Crafts Council Netherlands brought various artisanal and digital makers together under the umbrella of its New Crafts incentive programme, with the aim to spur knowledge exchange, experiment and research.
by Crafts Council Nederland
It is a fascinating time for makers: traditional crafts and skills are back in vogue, while at the same time new technologies are developing at lightning speed. On the one hand, the digital and artisanal manufacturing domains are strictly separated spheres, each with their own visual language, design methods and manufacturing techniques. On the other hand, when these domains collide, boundaries begin to blur and new opportunities arise for artistic, technical and social innovation.
However, interaction between digital makers and craftspeople is not yet commonplace. Most makers are specialised in either one discipline or the other and for the most part work individually. On this account, Crafts Council Netherlands brought various artisanal and digital makers together under the umbrella of its New Crafts incentive programme, with the aim to spur knowledge exchange, experiment and research.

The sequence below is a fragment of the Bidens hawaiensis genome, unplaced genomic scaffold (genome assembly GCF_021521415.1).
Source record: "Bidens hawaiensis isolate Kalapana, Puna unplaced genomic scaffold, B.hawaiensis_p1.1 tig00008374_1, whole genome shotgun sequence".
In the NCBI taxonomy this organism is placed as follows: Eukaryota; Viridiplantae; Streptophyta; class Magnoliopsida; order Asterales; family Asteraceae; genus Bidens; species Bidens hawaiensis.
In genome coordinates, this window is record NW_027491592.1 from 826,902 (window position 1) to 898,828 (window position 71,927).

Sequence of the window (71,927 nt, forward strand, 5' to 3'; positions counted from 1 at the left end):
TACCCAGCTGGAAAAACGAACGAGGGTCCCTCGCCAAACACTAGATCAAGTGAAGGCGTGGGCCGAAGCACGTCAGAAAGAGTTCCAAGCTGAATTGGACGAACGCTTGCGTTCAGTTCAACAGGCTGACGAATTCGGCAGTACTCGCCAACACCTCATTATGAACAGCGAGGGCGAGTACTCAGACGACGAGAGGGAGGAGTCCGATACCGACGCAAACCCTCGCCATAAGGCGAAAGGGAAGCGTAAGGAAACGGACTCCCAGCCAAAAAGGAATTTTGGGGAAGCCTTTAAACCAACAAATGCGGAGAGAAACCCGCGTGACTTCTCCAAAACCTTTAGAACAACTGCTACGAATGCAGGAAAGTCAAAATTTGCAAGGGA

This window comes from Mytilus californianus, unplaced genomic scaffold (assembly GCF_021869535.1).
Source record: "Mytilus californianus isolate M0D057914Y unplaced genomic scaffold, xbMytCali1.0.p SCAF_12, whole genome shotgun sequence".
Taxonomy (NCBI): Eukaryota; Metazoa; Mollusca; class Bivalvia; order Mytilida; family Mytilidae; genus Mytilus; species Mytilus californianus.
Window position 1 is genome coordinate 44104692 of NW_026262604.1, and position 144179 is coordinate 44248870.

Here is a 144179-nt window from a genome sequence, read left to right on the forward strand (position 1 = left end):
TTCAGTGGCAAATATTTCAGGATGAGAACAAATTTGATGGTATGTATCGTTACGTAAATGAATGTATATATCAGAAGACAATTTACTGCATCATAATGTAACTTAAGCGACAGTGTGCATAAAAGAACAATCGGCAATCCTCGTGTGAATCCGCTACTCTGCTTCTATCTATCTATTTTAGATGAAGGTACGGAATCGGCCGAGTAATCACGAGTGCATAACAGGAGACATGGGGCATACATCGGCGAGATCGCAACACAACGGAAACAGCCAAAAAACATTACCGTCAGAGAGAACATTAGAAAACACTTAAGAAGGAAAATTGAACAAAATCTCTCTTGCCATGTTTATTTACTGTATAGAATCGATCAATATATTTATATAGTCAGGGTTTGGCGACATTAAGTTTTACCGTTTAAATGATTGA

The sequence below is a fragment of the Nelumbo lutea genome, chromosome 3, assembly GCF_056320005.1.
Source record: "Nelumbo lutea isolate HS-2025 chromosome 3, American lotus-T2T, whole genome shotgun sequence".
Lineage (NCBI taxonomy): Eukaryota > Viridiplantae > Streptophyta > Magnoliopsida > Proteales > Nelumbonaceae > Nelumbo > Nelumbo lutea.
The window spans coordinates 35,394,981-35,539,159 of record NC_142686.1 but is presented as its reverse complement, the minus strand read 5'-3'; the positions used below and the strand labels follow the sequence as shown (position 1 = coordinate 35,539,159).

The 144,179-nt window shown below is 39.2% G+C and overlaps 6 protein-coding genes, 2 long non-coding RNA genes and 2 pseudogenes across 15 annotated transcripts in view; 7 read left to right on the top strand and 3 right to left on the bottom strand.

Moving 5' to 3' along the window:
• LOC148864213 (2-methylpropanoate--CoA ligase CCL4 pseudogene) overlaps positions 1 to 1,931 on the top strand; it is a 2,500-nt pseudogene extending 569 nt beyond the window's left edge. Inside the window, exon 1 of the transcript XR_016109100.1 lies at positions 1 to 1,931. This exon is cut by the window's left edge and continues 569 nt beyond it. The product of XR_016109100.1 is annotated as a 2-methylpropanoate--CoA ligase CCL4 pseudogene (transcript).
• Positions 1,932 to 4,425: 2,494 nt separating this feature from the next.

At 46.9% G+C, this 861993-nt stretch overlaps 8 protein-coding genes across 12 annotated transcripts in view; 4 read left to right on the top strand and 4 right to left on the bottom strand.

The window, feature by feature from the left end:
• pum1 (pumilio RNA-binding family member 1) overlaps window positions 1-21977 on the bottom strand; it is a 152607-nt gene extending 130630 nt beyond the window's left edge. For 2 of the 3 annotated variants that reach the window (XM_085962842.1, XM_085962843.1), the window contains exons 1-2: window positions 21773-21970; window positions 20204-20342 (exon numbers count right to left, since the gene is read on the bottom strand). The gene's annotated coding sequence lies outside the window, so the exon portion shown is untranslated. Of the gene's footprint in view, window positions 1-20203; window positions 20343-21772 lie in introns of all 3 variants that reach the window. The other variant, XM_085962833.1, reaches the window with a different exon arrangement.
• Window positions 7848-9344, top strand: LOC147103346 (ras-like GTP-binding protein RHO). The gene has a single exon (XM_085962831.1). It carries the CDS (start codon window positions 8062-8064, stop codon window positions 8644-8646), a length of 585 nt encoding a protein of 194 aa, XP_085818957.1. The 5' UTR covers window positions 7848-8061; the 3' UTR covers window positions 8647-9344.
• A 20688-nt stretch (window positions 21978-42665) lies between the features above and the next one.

This collaborative project demonstrates how digital technologies and handcrafts propel each other forward. Time and again, knowledge of traditional crafts proves essential to assess what is feasible within the perimeters of the physical world, and to enable the realisation of tangible objects. What also becomes clear is that people are not the only agents in this process: materials and machines emerge as active allies, and sometimes, adversaries.
Amandine David, Anita Michaluszko, Aram Hartsuyker, Bianca Koevoets, Daniël Maarleveld, Esmé Hofman, Eva van Kempen, Flavia Bon, Joost Jansen, Loret Karman, Marieke de Hoop, Marieke van Heesbeen, Marius Stanasel, Martine van ‘t Hul, Ming Design Studio, Nina van Bart, Rik van Veen & Roel Deden.